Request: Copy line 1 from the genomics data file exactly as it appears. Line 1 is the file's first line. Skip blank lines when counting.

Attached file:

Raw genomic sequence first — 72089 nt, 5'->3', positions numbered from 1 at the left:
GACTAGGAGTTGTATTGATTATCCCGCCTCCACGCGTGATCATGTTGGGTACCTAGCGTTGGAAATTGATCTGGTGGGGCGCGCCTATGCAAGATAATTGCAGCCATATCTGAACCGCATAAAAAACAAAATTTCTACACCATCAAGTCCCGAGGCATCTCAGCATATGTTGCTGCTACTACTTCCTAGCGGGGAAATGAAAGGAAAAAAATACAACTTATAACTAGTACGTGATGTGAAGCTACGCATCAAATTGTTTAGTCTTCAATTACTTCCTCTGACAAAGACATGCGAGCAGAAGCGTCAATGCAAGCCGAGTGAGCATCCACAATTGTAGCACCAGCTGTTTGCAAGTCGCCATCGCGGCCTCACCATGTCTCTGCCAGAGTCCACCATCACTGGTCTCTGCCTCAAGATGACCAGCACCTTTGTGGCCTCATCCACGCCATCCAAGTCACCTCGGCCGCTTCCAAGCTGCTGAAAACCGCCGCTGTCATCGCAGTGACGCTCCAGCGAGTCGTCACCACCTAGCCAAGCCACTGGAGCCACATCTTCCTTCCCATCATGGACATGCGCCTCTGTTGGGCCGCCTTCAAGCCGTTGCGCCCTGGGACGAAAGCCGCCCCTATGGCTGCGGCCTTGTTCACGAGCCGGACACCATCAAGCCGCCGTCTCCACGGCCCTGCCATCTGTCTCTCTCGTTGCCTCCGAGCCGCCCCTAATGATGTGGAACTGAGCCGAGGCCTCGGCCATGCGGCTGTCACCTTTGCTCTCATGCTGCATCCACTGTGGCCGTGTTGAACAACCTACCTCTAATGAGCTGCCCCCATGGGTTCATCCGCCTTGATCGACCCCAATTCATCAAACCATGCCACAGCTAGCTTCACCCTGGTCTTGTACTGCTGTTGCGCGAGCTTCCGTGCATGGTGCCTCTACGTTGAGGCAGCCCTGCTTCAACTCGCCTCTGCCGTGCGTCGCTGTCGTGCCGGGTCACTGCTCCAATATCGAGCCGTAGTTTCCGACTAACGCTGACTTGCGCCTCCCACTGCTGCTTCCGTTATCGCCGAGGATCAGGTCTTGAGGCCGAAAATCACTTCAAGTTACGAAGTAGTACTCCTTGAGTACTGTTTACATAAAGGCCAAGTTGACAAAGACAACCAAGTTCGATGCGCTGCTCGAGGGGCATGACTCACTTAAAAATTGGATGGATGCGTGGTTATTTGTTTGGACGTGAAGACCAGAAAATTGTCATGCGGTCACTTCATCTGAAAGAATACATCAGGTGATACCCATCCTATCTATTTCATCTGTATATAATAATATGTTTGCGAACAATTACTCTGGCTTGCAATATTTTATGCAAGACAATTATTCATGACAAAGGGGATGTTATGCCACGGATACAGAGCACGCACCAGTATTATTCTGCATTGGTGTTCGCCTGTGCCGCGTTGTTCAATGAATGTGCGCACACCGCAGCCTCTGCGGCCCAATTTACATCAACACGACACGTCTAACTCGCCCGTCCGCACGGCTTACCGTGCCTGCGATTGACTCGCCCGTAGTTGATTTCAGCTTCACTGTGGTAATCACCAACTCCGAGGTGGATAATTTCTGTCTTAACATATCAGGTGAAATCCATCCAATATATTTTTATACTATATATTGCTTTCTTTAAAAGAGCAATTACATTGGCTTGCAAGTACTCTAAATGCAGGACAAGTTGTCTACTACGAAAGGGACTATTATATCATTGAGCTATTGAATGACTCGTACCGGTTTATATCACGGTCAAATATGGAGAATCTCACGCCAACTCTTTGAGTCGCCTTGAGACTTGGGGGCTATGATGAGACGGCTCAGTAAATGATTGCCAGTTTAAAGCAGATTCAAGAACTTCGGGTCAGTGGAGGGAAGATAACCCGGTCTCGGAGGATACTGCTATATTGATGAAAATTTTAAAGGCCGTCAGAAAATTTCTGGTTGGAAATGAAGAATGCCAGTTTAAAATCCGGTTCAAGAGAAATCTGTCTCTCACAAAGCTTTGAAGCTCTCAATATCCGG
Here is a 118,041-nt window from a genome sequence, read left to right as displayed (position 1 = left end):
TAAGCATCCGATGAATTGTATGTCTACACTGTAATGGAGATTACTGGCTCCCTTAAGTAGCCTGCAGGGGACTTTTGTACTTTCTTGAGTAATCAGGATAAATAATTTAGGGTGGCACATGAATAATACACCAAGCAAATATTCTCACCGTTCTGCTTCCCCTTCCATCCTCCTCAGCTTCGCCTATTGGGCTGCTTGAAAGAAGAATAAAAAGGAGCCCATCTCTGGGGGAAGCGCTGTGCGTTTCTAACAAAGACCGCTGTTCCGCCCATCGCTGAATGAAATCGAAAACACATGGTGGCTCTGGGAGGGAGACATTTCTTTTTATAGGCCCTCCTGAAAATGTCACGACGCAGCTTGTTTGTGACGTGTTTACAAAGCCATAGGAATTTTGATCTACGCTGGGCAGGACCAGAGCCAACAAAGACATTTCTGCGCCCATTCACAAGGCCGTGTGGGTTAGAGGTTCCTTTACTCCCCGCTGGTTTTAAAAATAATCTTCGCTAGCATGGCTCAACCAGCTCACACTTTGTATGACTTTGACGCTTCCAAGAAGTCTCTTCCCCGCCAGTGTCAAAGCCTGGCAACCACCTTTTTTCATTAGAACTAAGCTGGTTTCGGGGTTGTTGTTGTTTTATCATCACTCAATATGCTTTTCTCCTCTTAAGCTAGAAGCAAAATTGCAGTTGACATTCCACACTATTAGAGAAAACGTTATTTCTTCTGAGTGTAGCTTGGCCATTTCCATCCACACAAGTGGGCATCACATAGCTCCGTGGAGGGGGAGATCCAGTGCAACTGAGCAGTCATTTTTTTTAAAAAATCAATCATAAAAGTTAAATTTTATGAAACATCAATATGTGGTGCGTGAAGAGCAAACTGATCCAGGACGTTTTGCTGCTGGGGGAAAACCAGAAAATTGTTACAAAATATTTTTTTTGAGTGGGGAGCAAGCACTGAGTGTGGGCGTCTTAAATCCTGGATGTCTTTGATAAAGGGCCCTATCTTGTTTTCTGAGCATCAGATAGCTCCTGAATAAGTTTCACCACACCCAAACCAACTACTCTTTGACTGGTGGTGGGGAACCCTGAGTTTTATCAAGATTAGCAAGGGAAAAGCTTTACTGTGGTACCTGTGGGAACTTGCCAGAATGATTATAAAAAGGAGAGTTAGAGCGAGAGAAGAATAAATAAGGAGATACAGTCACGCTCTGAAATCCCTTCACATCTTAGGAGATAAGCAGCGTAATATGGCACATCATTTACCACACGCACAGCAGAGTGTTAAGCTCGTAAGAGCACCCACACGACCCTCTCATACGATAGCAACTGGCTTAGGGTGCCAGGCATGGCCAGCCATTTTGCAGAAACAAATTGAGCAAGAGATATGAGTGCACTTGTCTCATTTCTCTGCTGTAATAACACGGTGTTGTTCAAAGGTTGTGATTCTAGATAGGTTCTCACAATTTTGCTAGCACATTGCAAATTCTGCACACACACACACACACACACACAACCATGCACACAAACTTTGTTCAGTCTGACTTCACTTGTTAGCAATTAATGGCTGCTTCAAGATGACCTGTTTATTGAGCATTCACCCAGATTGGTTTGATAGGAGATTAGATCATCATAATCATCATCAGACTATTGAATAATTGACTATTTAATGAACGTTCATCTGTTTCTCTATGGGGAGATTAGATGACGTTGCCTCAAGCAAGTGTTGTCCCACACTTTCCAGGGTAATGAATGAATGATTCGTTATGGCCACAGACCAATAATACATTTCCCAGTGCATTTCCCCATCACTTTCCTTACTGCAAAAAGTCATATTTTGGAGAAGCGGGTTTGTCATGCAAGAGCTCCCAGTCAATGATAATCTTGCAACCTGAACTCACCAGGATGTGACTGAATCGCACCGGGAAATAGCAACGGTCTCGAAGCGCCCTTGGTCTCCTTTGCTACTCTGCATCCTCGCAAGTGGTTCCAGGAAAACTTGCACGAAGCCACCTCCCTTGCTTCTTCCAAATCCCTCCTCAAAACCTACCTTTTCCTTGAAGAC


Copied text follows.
Raw genomic sequence first — 72089 nt, 5'->3', positions numbered from 1 at the left: